HTML and CSS Reference
Always Use Standards Mode
For a beginner, this might sound a bit too techy, but it's actually quite simple to ensure that
all your HTML pages comply.
To ensure your CSS is rendered properly by the browser (meaning, it's in standards mode,)
make sure the HTML document to which your styles are applying has the following tag at
the top, before all other content:
That's it. This tag is referred to as an HTML5 document type declaration or “doctype.” In
older documents, you'll occasionally come across other lengthier doctypes, which are com-
monly used for XHTML or HTML4 web pages. For example:
<!DOCTYPE html PUBLIC "-//W3C//DTD XHTML 1.0
You can do some further reading on doctypes at SitePoint's HTML reference but, for now, all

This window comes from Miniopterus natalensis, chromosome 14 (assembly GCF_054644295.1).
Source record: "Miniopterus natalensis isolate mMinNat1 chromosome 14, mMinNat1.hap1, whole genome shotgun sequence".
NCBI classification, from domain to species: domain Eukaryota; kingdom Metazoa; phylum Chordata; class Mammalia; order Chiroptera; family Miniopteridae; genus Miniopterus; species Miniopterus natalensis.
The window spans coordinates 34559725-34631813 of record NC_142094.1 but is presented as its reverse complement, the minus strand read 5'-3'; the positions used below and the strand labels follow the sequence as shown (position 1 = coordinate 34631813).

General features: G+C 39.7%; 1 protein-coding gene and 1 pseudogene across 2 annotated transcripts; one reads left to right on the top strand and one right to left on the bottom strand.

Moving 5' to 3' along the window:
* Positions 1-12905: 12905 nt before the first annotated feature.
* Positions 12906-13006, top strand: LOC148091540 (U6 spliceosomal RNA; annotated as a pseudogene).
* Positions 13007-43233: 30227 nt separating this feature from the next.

you need to know is that, if you use the simple HTML5 doctype, your pages will render in
standards mode and your CSS will be much easier to code and debug.
A Skeleton for Our Sample Website
We've covered quite a bit of ground, already, without touching our sample project. Let's con-
clude this chapter by using some of the selectors we've learned about to build a CSS skeleton
for the RecipeFinder website.
First, we need to add an external CSS file to our project that'll help us achieve similar results
in almost all browsers and on any device. Of course, not every web browser supports every
CSS feature (more on this later,) but we can make a fairly normalized cross-browser start to
our project by using something called a “CSS reset.”
What do we mean by "normalized cross-browser"? Well, every browser applies certain styles
to elements on a web page by default. For example, if you use an unordered list (the <ul>